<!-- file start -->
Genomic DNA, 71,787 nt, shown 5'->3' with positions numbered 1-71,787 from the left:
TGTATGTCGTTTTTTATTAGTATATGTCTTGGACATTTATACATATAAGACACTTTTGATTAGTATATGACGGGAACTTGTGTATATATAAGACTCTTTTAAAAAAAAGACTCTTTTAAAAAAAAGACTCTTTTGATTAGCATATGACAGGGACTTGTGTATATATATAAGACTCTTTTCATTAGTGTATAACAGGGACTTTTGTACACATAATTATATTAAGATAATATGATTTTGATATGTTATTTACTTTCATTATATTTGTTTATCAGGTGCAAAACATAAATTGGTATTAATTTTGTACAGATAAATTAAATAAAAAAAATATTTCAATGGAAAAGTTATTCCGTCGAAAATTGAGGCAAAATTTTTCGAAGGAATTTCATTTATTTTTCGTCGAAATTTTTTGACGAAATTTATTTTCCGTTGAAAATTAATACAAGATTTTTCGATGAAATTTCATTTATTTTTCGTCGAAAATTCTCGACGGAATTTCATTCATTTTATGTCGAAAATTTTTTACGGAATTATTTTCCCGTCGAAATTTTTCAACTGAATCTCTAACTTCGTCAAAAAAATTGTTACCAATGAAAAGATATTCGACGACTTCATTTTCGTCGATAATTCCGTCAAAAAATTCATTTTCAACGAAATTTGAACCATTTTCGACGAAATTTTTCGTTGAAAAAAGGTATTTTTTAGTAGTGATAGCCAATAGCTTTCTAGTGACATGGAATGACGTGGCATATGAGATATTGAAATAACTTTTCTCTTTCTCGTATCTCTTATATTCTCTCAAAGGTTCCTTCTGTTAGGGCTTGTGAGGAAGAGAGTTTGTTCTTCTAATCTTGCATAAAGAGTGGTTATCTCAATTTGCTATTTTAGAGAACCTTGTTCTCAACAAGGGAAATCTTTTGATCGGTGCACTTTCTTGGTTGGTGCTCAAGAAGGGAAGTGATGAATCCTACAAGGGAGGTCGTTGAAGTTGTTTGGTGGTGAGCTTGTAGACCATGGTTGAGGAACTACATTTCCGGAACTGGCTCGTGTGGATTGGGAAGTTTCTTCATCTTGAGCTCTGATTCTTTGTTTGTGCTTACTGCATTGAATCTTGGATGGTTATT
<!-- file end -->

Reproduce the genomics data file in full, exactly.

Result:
Genomic DNA, 71,787 nt, shown 5'->3' with positions numbered 1-71,787 from the left:
TGTATGTCGTTTTTTATTAGTATATGTCTTGGACATTTATACATATAAGACACTTTTGATTAGTATATGACGGGAACTTGTGTATATATAAGACTCTTTTAAAAAAAAGACTCTTTTAAAAAAAAGACTCTTTTGATTAGCATATGACAGGGACTTGTGTATATATATAAGACTCTTTTCATTAGTGTATAACAGGGACTTTTGTACACATAATTATATTAAGATAATATGATTTTGATATGTTATTTACTTTCATTATATTTGTTTATCAGGTGCAAAACATAAATTGGTATTAATTTTGTACAGATAAATTAAATAAAAAAAATATTTCAATGGAAAAGTTATTCCGTCGAAAATTGAGGCAAAATTTTTCGAAGGAATTTCATTTATTTTTCGTCGAAATTTTTTGACGAAATTTATTTTCCGTTGAAAATTAATACAAGATTTTTCGATGAAATTTCATTTATTTTTCGTCGAAAATTCTCGACGGAATTTCATTCATTTTATGTCGAAAATTTTTTACGGAATTATTTTCCCGTCGAAATTTTTCAACTGAATCTCTAACTTCGTCAAAAAAATTGTTACCAATGAAAAGATATTCGACGACTTCATTTTCGTCGATAATTCCGTCAAAAAATTCATTTTCAACGAAATTTGAACCATTTTCGACGAAATTTTTCGTTGAAAAAAGGTATTTTTTAGTAGTGATAGCCAATAGCTTTCTAGTGACATGGAATGACGTGGCATATGAGATATTGAAATAACTTTTCTCTTTCTCGTATCTCTTATATTCTCTCAAAGGTTCCTTCTGTTAGGGCTTGTGAGGAAGAGAGTTTGTTCTTCTAATCTTGCATAAAGAGTGGTTATCTCAATTTGCTATTTTAGAGAACCTTGTTCTCAACAAGGGAAATCTTTTGATCGGTGCACTTTCTTGGTTGGTGCTCAAGAAGGGAAGTGATGAATCCTACAAGGGAGGTCGTTGAAGTTGTTTGGTGGTGAGCTTGTAGACCATGGTTGAGGAACTACATTTCCGGAACTGGCTCGTGTGGATTGGGAAGTTTCTTCATCTTGAGCTCTGATTCTTTGTTTGTGCTTACTGCATTGAATCTTGGATGGTTATT